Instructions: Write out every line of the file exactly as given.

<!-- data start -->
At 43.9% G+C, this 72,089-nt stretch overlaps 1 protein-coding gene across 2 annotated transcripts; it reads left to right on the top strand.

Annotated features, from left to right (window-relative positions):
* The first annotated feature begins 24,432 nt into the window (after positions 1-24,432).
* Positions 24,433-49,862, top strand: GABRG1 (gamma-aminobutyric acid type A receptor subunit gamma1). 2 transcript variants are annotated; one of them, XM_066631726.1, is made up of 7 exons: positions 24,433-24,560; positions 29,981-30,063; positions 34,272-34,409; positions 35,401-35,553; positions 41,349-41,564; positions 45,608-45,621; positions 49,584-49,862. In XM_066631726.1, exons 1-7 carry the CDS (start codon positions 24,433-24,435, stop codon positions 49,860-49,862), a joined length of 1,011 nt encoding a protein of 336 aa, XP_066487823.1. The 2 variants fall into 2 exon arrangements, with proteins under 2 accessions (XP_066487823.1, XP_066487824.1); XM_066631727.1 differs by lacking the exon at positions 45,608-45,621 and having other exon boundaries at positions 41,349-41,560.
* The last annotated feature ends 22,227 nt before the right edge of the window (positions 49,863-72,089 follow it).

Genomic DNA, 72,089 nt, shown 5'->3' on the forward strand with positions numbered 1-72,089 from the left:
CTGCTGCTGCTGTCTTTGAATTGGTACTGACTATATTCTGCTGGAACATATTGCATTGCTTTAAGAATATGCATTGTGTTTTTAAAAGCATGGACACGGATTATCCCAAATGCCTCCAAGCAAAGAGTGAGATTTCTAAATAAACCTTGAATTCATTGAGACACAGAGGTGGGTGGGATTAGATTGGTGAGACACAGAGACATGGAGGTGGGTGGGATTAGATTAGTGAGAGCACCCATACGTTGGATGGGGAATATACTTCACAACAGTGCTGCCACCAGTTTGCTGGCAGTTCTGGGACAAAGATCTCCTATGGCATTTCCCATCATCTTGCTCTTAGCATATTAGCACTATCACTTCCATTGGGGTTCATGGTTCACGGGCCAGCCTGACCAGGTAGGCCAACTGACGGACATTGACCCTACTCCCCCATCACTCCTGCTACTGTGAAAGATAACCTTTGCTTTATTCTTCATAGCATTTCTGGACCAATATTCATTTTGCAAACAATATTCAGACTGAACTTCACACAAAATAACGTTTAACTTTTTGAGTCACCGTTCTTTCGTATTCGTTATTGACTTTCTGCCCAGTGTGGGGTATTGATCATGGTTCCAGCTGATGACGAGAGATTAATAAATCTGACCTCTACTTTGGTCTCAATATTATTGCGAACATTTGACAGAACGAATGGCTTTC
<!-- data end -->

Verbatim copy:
At 43.9% G+C, this 72,089-nt stretch overlaps 1 protein-coding gene across 2 annotated transcripts; it reads left to right on the top strand.

Annotated features, from left to right (window-relative positions):
* The first annotated feature begins 24,432 nt into the window (after positions 1-24,432).
* Positions 24,433-49,862, top strand: GABRG1 (gamma-aminobutyric acid type A receptor subunit gamma1). 2 transcript variants are annotated; one of them, XM_066631726.1, is made up of 7 exons: positions 24,433-24,560; positions 29,981-30,063; positions 34,272-34,409; positions 35,401-35,553; positions 41,349-41,564; positions 45,608-45,621; positions 49,584-49,862. In XM_066631726.1, exons 1-7 carry the CDS (start codon positions 24,433-24,435, stop codon positions 49,860-49,862), a joined length of 1,011 nt encoding a protein of 336 aa, XP_066487823.1. The 2 variants fall into 2 exon arrangements, with proteins under 2 accessions (XP_066487823.1, XP_066487824.1); XM_066631727.1 differs by lacking the exon at positions 45,608-45,621 and having other exon boundaries at positions 41,349-41,560.
* The last annotated feature ends 22,227 nt before the right edge of the window (positions 49,863-72,089 follow it).

Genomic DNA, 72,089 nt, shown 5'->3' on the forward strand with positions numbered 1-72,089 from the left:
CTGCTGCTGCTGTCTTTGAATTGGTACTGACTATATTCTGCTGGAACATATTGCATTGCTTTAAGAATATGCATTGTGTTTTTAAAAGCATGGACACGGATTATCCCAAATGCCTCCAAGCAAAGAGTGAGATTTCTAAATAAACCTTGAATTCATTGAGACACAGAGGTGGGTGGGATTAGATTGGTGAGACACAGAGACATGGAGGTGGGTGGGATTAGATTAGTGAGAGCACCCATACGTTGGATGGGGAATATACTTCACAACAGTGCTGCCACCAGTTTGCTGGCAGTTCTGGGACAAAGATCTCCTATGGCATTTCCCATCATCTTGCTCTTAGCATATTAGCACTATCACTTCCATTGGGGTTCATGGTTCACGGGCCAGCCTGACCAGGTAGGCCAACTGACGGACATTGACCCTACTCCCCCATCACTCCTGCTACTGTGAAAGATAACCTTTGCTTTATTCTTCATAGCATTTCTGGACCAATATTCATTTTGCAAACAATATTCAGACTGAACTTCACACAAAATAACGTTTAACTTTTTGAGTCACCGTTCTTTCGTATTCGTTATTGACTTTCTGCCCAGTGTGGGGTATTGATCATGGTTCCAGCTGATGACGAGAGATTAATAAATCTGACCTCTACTTTGGTCTCAATATTATTGCGAACATTTGACAGAACGAATGGCTTTC